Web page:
A 2006 study concluded that "big fires are four times more common than they used to be; the biggest fires are six-and-a-half times larger than the monster fires of yesteryear; and owing to a warmer climate, fires are erupting earlier in the spring and subsiding later in the fall. Nowadays, the fire season is two and a half months longer than it was 30 years ago."
The data-gathering in the report, however, only ran through 2003. Since then, the western drought has intensified, and virtually every one of those recent records -- for fire size, damage, and cost of suppression -- has since been surpassed.
The  Las Conchas ...New Mexico’s largest fire...was a stunning event. Its heat was so intense that, in some of the canyons it torched, every living plant died, even to the last sprigs of grass on isolated cliff ledges. In one instance, the needles of the ponderosa pines were not consumed, but bent horizontally as though by a ferocious wind. No one really knows how those trees died, but one explanation holds that they were flash-blazed by a superheated wind, perhaps a collapsing column of fire, and that the wind, having already burned up its supply of oxygen, welded the trees by heat alone into their final posture of death.
This summer's conditions may indeed be perfect for fire in the Southwest and West, but if you think of it as a “storm,” perfect or otherwise -- that is, sudden, violent, and temporary -- then you don’t understand what’s happening in this country or on this planet.
[A] Goddard Institute for Space Studies appraisal of the heat wave that assaulted Texas, Oklahoma, and northeastern Mexico last summer... [said]The Texas heat wave, like a similar one in Russia the previous year, was so hot that its probability of occurring under “normal” conditions (defined as those prevailing from 1951 to 1980) was approximately 0.13%. It wasn’t a 100-year heat wave or even a 500-year one; it was so colossally improbable that only changes in the underlying climate could explain it. [emphasis mine]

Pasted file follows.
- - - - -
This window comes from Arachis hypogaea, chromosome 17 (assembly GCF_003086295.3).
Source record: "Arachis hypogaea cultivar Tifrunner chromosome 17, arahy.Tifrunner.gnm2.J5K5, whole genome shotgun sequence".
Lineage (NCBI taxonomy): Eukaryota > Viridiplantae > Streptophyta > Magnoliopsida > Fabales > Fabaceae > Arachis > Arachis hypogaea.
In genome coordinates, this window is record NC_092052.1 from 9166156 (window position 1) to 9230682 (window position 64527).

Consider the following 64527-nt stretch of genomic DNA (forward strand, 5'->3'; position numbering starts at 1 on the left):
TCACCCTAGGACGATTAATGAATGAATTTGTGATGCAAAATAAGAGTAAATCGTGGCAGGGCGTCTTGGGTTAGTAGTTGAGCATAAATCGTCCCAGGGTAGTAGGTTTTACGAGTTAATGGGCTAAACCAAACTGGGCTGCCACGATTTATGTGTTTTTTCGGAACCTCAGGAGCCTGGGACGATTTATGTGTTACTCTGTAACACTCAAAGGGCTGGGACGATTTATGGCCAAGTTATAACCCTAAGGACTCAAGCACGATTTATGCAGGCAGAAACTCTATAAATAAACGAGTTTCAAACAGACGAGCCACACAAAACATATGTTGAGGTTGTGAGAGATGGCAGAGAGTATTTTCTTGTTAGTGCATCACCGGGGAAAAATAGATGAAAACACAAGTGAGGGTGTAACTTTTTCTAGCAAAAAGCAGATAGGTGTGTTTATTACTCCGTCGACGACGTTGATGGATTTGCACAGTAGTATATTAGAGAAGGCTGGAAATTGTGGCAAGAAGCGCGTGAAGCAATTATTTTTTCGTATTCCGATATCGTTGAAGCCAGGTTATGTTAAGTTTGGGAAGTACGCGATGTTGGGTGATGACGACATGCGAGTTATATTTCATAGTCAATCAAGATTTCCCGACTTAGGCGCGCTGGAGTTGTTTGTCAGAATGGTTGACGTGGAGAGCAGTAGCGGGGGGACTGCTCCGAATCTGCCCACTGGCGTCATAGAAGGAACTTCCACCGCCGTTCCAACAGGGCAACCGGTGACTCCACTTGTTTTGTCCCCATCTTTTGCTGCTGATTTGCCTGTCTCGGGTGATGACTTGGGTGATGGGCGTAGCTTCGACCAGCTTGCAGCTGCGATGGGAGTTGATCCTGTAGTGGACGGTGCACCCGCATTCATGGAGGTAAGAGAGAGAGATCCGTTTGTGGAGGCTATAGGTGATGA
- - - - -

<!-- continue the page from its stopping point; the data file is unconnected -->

Wildfires rage out of control in Washington, California and Idaho. So far it's worse than last year, which was terrible enough.
The west is having one of the worst wildfire seasons in decades.
"Nevada has been hammered, and Idaho has some big ones that are going to burn until the snow falls," Smith said.
"Record wildfires in Siberian forests and boglands have burned close to a half million acres during their unusually hot summer, reports Brian Dunbar at the National Atmospheric and Space Administrationwebsite."
Forests and bog land in far eastern Russia have been burning since the beginning of June 2012. Contributing to the record fires have been the record temperatures of this past summer. This summer in Siberia has been one of hottest on record. The average temperature ranged around 93 degrees Fahrenheit and there doesn't seem to be any break in the weather coming anytime soon.
Of course wildfires are devastating to any area, but ecologically this is catastrophic for this region with many rare animals living in Siberia's unique ecosystem.
So to the fires burning in Russia will have worldwide effects as the torched peat bogs whose layers consist of dead plant materials will end up releasing large quantities of carbon dioxide into the air accelerating the greenhouse effect...
An analysis of fire records going back to 1970 found that the largest fires have occurred in the last decade, a finding that points in part to the effects of climate change, researchers said.
What’s more, according to the Climate Central study of U.S. Forest Service data, the fire season is now 75 days longer than it was in the 1970s,...
Hotter years have more large wildfires.
The summer of 2012 will unfortunately be known as the "Summer of Devastating Western Wildfires" and practically not one state out west was spared. Washington State has been hardest hit of late. A new satellite image shows a rash of wildfires currently burning in the middle of the state.
Yes, the wildfire season rages on through October. 64% of the country is still is in drought or extreme drought. The Forest Service ran out of fire fighting funds. Guess how they coped.
In the worst wildfire season on record, the U.S. Department of Agriculture Forest Service ran out of money to pay for firefighters, fire trucks and aircraft that dump retardant on monstrous flames. So officials did about the only thing they could: take money from other forest management programs.
But many of the programs were aimed at preventing giant fires in the first place, and raiding their budgets meant putting off the removal of dried brush and dead wood over vast stretches of land — the things that fuel eye-popping blazes, threatening property and lives.
This bodes well for next year's fire season. *eye roll*